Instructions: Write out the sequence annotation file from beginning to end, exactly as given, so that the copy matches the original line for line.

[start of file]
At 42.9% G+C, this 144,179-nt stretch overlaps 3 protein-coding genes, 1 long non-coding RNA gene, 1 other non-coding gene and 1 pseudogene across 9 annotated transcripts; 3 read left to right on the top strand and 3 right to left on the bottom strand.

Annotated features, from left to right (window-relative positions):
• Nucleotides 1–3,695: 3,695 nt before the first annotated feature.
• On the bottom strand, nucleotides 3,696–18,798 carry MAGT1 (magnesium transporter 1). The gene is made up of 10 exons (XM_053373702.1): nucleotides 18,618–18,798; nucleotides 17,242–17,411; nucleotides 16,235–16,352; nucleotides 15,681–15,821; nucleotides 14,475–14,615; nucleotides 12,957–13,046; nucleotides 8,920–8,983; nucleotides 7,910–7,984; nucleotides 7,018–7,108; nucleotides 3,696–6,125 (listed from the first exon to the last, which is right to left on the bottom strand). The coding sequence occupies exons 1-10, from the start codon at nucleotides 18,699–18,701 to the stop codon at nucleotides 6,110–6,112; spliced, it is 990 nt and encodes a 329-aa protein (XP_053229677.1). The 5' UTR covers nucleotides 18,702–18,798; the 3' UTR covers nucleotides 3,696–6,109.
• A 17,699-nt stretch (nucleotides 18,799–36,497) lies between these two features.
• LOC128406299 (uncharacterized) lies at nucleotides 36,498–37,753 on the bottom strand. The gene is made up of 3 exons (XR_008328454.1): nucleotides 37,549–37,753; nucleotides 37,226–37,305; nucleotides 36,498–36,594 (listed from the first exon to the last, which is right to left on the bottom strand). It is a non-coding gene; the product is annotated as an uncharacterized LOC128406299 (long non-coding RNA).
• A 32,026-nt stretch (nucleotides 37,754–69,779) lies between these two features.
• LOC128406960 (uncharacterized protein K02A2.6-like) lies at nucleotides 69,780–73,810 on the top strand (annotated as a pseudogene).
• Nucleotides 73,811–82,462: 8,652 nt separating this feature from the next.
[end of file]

At 42.9% G+C, this 144,179-nt stretch overlaps 3 protein-coding genes, 1 long non-coding RNA gene, 1 other non-coding gene and 1 pseudogene across 9 annotated transcripts; 3 read left to right on the top strand and 3 right to left on the bottom strand.

Annotated features, from left to right (window-relative positions):
• Nucleotides 1–3,695: 3,695 nt before the first annotated feature.
• On the bottom strand, nucleotides 3,696–18,798 carry MAGT1 (magnesium transporter 1). The gene is made up of 10 exons (XM_053373702.1): nucleotides 18,618–18,798; nucleotides 17,242–17,411; nucleotides 16,235–16,352; nucleotides 15,681–15,821; nucleotides 14,475–14,615; nucleotides 12,957–13,046; nucleotides 8,920–8,983; nucleotides 7,910–7,984; nucleotides 7,018–7,108; nucleotides 3,696–6,125 (listed from the first exon to the last, which is right to left on the bottom strand). The coding sequence occupies exons 1-10, from the start codon at nucleotides 18,699–18,701 to the stop codon at nucleotides 6,110–6,112; spliced, it is 990 nt and encodes a 329-aa protein (XP_053229677.1). The 5' UTR covers nucleotides 18,702–18,798; the 3' UTR covers nucleotides 3,696–6,109.
• A 17,699-nt stretch (nucleotides 18,799–36,497) lies between these two features.
• LOC128406299 (uncharacterized) lies at nucleotides 36,498–37,753 on the bottom strand. The gene is made up of 3 exons (XR_008328454.1): nucleotides 37,549–37,753; nucleotides 37,226–37,305; nucleotides 36,498–36,594 (listed from the first exon to the last, which is right to left on the bottom strand). It is a non-coding gene; the product is annotated as an uncharacterized LOC128406299 (long non-coding RNA).
• A 32,026-nt stretch (nucleotides 37,754–69,779) lies between these two features.
• LOC128406960 (uncharacterized protein K02A2.6-like) lies at nucleotides 69,780–73,810 on the top strand (annotated as a pseudogene).
• Nucleotides 73,811–82,462: 8,652 nt separating this feature from the next.